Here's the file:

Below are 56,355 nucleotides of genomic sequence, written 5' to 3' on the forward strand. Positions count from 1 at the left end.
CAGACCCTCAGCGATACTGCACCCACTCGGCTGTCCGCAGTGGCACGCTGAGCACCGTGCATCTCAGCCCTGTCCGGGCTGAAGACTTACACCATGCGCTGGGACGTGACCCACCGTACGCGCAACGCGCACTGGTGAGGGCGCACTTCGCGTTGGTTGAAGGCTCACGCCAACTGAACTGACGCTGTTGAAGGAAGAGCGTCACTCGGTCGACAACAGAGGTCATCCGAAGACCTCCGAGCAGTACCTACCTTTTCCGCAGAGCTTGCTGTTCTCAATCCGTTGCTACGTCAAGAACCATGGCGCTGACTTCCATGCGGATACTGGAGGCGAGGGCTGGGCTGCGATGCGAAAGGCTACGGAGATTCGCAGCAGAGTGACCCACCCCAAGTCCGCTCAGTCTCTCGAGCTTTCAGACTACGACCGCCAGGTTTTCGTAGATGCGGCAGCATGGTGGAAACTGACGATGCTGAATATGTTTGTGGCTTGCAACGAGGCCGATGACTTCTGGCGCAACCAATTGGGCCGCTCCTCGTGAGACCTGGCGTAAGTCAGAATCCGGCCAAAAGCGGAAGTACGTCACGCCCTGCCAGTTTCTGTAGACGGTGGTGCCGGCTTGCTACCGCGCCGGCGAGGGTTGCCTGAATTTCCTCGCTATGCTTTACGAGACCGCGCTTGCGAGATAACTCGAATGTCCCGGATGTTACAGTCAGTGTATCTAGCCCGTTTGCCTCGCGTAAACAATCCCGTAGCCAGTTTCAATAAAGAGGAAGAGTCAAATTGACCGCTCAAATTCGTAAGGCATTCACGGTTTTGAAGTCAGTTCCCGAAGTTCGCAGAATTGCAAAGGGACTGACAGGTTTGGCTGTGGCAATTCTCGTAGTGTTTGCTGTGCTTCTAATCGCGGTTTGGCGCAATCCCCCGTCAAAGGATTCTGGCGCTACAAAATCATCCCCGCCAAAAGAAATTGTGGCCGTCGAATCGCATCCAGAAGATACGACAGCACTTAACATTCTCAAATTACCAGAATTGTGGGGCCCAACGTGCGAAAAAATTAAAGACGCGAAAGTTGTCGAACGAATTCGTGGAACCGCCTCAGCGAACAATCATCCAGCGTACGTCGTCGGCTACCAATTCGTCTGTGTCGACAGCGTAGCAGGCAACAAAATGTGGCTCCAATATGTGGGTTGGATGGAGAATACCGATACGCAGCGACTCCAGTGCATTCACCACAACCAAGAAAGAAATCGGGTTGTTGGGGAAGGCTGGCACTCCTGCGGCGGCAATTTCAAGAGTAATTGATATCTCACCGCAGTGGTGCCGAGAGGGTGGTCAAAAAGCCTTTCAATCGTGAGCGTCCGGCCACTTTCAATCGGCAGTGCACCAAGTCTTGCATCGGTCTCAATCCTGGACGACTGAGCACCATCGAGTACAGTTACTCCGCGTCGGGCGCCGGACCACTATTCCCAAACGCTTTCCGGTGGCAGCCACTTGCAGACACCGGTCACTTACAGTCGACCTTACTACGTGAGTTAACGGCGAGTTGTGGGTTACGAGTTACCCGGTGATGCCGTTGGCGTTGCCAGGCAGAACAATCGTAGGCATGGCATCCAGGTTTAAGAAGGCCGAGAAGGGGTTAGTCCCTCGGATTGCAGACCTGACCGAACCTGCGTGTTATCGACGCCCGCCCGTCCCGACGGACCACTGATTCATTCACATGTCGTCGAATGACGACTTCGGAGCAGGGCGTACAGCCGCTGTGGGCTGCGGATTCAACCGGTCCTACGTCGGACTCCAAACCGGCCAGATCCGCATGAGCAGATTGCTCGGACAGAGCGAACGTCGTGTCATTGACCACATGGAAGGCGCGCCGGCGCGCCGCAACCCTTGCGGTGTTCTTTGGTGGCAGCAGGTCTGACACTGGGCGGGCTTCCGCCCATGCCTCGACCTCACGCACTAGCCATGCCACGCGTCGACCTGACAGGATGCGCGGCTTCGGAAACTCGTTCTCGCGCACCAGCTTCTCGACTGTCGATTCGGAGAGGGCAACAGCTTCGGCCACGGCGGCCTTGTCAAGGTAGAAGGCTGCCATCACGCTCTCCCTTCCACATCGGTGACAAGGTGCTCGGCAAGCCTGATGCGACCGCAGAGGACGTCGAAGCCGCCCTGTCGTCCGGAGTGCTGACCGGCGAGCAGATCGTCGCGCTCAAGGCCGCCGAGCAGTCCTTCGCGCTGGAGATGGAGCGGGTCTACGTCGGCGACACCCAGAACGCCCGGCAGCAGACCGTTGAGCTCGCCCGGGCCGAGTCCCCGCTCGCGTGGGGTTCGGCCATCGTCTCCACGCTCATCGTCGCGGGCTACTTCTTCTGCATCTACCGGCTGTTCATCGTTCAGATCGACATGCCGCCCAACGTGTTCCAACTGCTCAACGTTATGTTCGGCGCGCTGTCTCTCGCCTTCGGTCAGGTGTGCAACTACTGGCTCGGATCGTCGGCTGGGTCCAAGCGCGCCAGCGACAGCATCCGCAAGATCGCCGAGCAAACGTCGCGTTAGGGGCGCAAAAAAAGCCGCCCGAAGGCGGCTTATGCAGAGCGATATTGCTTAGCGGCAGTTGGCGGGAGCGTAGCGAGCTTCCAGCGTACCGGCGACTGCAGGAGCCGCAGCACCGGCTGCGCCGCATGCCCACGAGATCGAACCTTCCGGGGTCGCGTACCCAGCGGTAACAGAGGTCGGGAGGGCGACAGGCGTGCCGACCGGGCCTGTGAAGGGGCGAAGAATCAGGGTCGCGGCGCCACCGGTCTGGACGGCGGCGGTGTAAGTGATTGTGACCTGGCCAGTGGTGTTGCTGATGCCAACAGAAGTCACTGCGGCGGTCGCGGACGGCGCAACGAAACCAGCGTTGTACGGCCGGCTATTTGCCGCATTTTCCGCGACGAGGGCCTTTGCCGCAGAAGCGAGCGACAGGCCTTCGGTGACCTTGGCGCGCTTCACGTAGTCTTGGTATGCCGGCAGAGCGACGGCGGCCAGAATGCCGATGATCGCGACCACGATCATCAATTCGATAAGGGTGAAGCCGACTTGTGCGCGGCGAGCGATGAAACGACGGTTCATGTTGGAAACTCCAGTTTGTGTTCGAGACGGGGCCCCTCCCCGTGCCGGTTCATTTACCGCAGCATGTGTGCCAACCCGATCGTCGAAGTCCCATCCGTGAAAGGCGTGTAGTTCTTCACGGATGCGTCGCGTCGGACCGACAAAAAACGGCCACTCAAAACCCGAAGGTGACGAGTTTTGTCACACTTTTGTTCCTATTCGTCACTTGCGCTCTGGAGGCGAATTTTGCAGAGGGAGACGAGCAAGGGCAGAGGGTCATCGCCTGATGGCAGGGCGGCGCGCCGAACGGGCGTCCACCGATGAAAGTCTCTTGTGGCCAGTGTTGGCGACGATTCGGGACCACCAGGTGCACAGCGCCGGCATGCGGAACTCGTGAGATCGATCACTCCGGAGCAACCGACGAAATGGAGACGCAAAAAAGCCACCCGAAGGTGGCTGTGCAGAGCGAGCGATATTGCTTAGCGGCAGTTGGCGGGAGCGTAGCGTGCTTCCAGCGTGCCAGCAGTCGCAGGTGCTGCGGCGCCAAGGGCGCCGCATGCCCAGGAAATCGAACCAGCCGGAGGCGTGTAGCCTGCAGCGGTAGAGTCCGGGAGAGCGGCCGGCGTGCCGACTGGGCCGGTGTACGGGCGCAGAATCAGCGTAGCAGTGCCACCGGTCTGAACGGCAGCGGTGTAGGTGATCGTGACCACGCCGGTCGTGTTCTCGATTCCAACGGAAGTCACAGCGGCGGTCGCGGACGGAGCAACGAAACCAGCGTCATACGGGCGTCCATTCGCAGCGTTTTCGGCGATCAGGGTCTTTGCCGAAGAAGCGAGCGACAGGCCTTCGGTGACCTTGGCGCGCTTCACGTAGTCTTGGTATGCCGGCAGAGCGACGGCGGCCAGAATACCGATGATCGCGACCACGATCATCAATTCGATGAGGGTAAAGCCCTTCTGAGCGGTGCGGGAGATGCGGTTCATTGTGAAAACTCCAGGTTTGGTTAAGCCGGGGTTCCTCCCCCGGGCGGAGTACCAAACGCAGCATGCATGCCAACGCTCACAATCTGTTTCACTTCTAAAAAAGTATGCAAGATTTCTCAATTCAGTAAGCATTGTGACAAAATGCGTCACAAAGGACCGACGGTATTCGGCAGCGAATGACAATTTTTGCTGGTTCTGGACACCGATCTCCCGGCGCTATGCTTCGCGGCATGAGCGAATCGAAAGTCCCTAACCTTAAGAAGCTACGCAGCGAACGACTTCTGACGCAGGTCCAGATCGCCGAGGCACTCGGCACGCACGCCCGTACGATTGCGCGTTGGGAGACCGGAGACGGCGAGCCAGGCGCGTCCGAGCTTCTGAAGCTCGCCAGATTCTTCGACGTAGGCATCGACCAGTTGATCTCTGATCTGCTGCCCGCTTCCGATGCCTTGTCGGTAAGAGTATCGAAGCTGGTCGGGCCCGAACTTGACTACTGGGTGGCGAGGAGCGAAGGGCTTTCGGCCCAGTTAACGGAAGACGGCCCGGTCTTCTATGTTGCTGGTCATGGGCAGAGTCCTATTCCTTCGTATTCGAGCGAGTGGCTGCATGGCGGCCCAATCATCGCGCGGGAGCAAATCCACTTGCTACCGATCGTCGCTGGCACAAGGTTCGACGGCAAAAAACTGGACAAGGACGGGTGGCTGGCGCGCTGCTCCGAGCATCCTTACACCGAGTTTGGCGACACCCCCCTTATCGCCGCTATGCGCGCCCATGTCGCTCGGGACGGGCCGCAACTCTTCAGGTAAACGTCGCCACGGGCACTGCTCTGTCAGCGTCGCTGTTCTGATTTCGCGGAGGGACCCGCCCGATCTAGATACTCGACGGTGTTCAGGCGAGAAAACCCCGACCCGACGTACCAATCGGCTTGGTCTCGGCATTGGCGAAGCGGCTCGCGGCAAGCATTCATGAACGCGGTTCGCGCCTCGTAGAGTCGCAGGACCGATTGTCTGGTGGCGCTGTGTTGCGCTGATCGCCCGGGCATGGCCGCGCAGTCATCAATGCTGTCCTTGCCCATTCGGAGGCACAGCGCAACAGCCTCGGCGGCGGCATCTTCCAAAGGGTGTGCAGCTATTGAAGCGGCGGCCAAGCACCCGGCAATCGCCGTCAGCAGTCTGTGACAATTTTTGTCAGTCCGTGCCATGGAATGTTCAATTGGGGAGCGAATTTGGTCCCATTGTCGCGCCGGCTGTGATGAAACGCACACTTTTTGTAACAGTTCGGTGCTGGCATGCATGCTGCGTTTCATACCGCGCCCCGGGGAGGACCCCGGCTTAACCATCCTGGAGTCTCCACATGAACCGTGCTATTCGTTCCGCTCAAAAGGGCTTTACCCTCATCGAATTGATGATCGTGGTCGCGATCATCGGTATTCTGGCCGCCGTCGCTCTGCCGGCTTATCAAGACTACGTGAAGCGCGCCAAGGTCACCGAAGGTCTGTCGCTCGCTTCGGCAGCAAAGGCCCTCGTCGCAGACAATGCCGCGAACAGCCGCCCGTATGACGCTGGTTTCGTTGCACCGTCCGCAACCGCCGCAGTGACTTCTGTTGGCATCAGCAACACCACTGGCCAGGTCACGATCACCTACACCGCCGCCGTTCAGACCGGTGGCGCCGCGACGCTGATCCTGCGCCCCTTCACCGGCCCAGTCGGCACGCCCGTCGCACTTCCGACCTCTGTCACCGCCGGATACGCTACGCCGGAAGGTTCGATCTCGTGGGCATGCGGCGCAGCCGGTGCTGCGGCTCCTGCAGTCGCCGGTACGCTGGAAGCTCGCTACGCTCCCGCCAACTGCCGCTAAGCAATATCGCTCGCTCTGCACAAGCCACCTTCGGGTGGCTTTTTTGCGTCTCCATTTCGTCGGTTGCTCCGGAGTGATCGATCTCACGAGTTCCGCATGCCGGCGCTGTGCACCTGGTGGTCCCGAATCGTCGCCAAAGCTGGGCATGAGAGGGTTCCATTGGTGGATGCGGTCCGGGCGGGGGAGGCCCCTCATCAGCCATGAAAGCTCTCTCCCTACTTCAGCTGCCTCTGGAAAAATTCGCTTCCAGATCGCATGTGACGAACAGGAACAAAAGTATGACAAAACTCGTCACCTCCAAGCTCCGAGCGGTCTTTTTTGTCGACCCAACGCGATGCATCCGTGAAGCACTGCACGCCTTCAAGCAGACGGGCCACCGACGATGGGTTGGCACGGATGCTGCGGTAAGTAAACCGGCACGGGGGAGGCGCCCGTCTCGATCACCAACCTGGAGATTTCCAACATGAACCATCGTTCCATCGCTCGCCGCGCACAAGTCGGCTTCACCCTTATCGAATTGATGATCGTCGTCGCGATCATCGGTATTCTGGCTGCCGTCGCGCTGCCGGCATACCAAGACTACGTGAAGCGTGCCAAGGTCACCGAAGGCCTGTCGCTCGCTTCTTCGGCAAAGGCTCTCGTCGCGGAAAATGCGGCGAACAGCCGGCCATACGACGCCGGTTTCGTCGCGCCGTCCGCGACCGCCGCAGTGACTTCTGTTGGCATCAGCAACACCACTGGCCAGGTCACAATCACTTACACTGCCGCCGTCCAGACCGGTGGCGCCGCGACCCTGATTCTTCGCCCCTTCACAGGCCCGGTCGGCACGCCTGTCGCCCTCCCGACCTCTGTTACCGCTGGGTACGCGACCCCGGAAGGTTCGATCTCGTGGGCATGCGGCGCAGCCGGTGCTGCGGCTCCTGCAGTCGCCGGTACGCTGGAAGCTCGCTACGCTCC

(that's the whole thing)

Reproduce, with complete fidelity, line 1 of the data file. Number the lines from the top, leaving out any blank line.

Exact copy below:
Below are 56,355 nucleotides of genomic sequence, written 5' to 3' on the forward strand. Positions count from 1 at the left end.